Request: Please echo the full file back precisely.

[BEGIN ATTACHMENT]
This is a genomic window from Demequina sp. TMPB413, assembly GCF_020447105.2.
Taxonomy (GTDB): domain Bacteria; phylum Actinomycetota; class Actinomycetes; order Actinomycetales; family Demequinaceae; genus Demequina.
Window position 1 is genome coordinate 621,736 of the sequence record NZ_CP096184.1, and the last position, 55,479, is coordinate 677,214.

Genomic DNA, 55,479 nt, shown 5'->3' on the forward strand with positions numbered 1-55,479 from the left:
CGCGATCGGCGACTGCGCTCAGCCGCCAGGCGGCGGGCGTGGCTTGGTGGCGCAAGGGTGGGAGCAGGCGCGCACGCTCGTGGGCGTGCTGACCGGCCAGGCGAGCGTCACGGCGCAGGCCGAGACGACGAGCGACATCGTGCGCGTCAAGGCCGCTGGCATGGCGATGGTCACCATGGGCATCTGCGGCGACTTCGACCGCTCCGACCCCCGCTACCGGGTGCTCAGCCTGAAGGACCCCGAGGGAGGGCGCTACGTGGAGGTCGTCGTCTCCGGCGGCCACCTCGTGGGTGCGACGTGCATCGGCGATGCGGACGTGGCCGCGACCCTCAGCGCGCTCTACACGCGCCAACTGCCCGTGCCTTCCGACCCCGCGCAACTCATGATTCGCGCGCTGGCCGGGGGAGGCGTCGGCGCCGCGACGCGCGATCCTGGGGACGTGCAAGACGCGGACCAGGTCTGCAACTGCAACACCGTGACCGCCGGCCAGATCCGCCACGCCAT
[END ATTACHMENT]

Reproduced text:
This is a genomic window from Demequina sp. TMPB413, assembly GCF_020447105.2.
Taxonomy (GTDB): domain Bacteria; phylum Actinomycetota; class Actinomycetes; order Actinomycetales; family Demequinaceae; genus Demequina.
Window position 1 is genome coordinate 621,736 of the sequence record NZ_CP096184.1, and the last position, 55,479, is coordinate 677,214.

Genomic DNA, 55,479 nt, shown 5'->3' on the forward strand with positions numbered 1-55,479 from the left:
CGCGATCGGCGACTGCGCTCAGCCGCCAGGCGGCGGGCGTGGCTTGGTGGCGCAAGGGTGGGAGCAGGCGCGCACGCTCGTGGGCGTGCTGACCGGCCAGGCGAGCGTCACGGCGCAGGCCGAGACGACGAGCGACATCGTGCGCGTCAAGGCCGCTGGCATGGCGATGGTCACCATGGGCATCTGCGGCGACTTCGACCGCTCCGACCCCCGCTACCGGGTGCTCAGCCTGAAGGACCCCGAGGGAGGGCGCTACGTGGAGGTCGTCGTCTCCGGCGGCCACCTCGTGGGTGCGACGTGCATCGGCGATGCGGACGTGGCCGCGACCCTCAGCGCGCTCTACACGCGCCAACTGCCCGTGCCTTCCGACCCCGCGCAACTCATGATTCGCGCGCTGGCCGGGGGAGGCGTCGGCGCCGCGACGCGCGATCCTGGGGACGTGCAAGACGCGGACCAGGTCTGCAACTGCAACACCGTGACCGCCGGCCAGATCCGCCACGCCAT